This map shows how much you have to earn to afford rent in every state

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You may have heard that you shouldn’t spend more than one-third of your income on rent.

In fact, some leasing offices will even check your pay stubs to make sure you’re not overextending yourself before you sign that lease. In theory, this is a great idea.

But this formula falls into the “easier said than done” category, because as rents continue to rise, salaries struggle to keep up.

Case in point: On average, an American household needs to earn at least $21.21 per hour to afford a modest, two-bedroom apartment without spending more than 30 percent of their income on rent, according to the National Low Income Housing Coalition (NLIHC).

But because location so heavily influences rental rates, there are some extremes.

For example, you’d have to earn almost $31 per hour in California to afford a two-bedroom rental, according to the map and study from the NLIHC that looked at rental rates in 2016.

On the lower end of the scale, you’d need to earn $14.49 per hour in West Virginia to afford a two-bedroom apartment.

National Low Income Housing Coalition

Here’s where things get tough. The federal government mandates a nationwide minimum wage of $7.25 per hour.

To afford a one-bedroom rental unit, when factoring in the 30 percent rule, a renter would need to earn at least $17.14 per hour. That means she would need to work 94.5 hours per week.

In addition, the rental market is tight. Thirty-six percent of U.S. households opted to rent in 2015 — the largest share since the late 1960s, according to the most recent report from the Joint Center of Housing Studies at Harvard University.

The demand for low-cost rentals far exceeds the supply that’s available. Harvard cites a study from the National Low Income Housing Coalition that showed there were only 31 affordable rental units available for every 100 extremely low-income renters.

What You Need To Earn On A State-By-State Basis

Here is the hourly wage that a household must earn in order to afford the “fair market rent” for a two-bedroom rental unit without having to hand over more than 30 percent of their income.

These numbers assume you work for 40 hours a week and 52 weeks a year.

You can also check out this map, which shows how many hours per week minimum wage workers need to log in order to afford rent in a one-bedroom apartment. Some shockers? You’d have to work 124 hours per week in Hawaii, 106 in Maryland, 105 in New Jersey, and 101 in New York. (For context, each week contains 168 hours.)

RELATED: This map shows the largest bank in every state

National Low Income Housing Coalition

Where on the scale does your state stand?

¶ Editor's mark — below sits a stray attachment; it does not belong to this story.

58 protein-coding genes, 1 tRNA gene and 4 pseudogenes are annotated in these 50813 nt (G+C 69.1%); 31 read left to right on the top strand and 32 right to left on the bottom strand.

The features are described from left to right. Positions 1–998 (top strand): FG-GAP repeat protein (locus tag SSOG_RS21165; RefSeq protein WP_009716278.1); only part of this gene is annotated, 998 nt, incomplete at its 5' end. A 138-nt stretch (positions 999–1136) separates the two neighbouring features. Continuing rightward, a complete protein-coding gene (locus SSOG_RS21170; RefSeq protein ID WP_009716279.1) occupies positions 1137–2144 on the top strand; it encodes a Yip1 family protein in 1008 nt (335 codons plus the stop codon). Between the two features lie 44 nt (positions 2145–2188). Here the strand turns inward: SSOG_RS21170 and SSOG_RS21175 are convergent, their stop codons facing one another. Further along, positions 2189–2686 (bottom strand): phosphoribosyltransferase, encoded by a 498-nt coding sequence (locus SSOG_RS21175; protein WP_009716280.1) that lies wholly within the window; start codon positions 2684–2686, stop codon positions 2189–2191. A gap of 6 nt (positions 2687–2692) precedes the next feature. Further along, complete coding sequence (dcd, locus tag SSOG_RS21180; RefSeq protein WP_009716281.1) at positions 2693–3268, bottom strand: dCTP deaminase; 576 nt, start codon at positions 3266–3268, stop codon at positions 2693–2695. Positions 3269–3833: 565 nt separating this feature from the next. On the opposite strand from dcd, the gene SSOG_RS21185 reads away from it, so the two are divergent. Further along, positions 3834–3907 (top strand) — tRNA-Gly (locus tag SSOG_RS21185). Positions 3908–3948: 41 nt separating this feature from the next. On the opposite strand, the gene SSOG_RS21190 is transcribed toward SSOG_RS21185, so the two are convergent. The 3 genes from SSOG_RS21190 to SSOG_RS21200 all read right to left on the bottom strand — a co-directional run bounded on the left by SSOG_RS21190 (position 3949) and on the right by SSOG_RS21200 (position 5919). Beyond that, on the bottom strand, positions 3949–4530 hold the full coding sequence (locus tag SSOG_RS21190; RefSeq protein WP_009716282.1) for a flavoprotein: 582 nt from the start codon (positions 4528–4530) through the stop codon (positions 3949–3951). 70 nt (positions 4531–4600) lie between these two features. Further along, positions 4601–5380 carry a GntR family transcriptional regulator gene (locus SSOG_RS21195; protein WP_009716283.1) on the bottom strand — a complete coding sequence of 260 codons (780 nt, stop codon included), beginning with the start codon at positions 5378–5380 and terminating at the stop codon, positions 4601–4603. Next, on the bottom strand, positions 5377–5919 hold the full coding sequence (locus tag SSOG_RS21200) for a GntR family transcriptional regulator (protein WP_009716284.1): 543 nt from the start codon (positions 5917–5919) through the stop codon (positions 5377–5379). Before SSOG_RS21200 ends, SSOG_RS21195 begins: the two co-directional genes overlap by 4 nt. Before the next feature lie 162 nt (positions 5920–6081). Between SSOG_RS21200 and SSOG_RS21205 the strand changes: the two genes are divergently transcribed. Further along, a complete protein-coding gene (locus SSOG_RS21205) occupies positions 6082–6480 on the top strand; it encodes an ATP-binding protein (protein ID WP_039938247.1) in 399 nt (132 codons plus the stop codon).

Alabama

Hourly wage needed for a two-bedroom apartment: $14.78

State minimum wage: None

Getty Images | Kevin C. Cox

Alaska

Hourly wage needed for a two-bedroom apartment: $24.16

State minimum wage: $9.80

Getty Images | Lance King

Arizona

Hourly wage needed for a two-bedroom apartment: $17.56

State minimum wage: $10

Getty Images | Stuart Franklin

Arkansas

Hourly wage needed for a two-bedroom apartment: $13.72

State minimum wage: $8.50

Getty Images | Brian Bahr

California

Hourly wage needed for a two-bedroom apartment: $30.92

State minimum wage: $10 or $10.50, depending on size of company

Getty Images | Justin Sullivan

Colorado

Hourly wage needed for a two-bedroom apartment: $21.97

State minimum wage: $9.30

Getty Images | Doug Pensinger

Connecticut

Hourly wage needed for a two-bedroom apartment: $24.72

State minimum wage: $10.10

Getty Images | Spencer Platt

Delaware

Hourly wage needed for a two-bedroom apartment: $21.62

State minimum wage: $8.25

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Lighthouse along the Delaware seashore.

District of Columbia

Hourly wage needed for a two-bedroom apartment: $33.58

State minimum wage: $12.50

Getty Images | Alex Wong

Florida

Hourly wage needed for a two-bedroom apartment: $20.68

State minimum wage: $8.15

Getty Images | Handout

Georgia

Hourly wage needed for a two-bedroom apartment: $16.79

State minimum wage: $5.15

Getty Images | Scott Cunningham

Hawaii

Hourly wage needed for a two-bedroom apartment: $35.20

State minimum wage: $9.25

Getty Images | Kevork Djansezian

Idaho

Hourly wage needed for a two-bedroom apartment: $14.65

State minimum wage: $7.25

Getty Images | Jeff T. Green

RELATED: This Map Shows The Largest Company In Each State

Illinois

Hourly wage needed for a two-bedroom apartment: $20.87

State minimum wage: $8.25

Getty Images | Scott Olson

Indiana

Hourly wage needed for a two-bedroom apartment: $15.17

State minimum wage: $7.25

Getty Images | Chris Graythen

Iowa

Hourly wage needed for a two-bedroom apartment: $14.57

State minimum wage: $7.25

Getty Images | Scott Olson

About the Author

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Brittany Anas

Hi, I'm Brittany Anas (pronounced like the spice, anise ... see, that wasn't too embarrassing to say, now was it?) My professional writing career started when I was in elementary school and my grandma paid me $1 for each story I wrote for her. I'm a former newspaper reporter, with more than a decade of experience Hula-hooping at planning meetings and covering just about every beat from higher-education to crime to science for the Boulder Daily Camera and The Denver Post. Now, I'm a freelance writer, specializing in travel, health, food and adventure. I've contributed to publications including Men's Journal, Forbes, Women's Health, American Way, TripSavvy, Eat This, Not That!, Apartment Therapy, Denver Life Magazine, 5280, Livability, The Denver Post, Simplemost, USA Today Travel Tips, Make it Better, AAA publications, Reader's Digest, Discover Life and more. Learn More.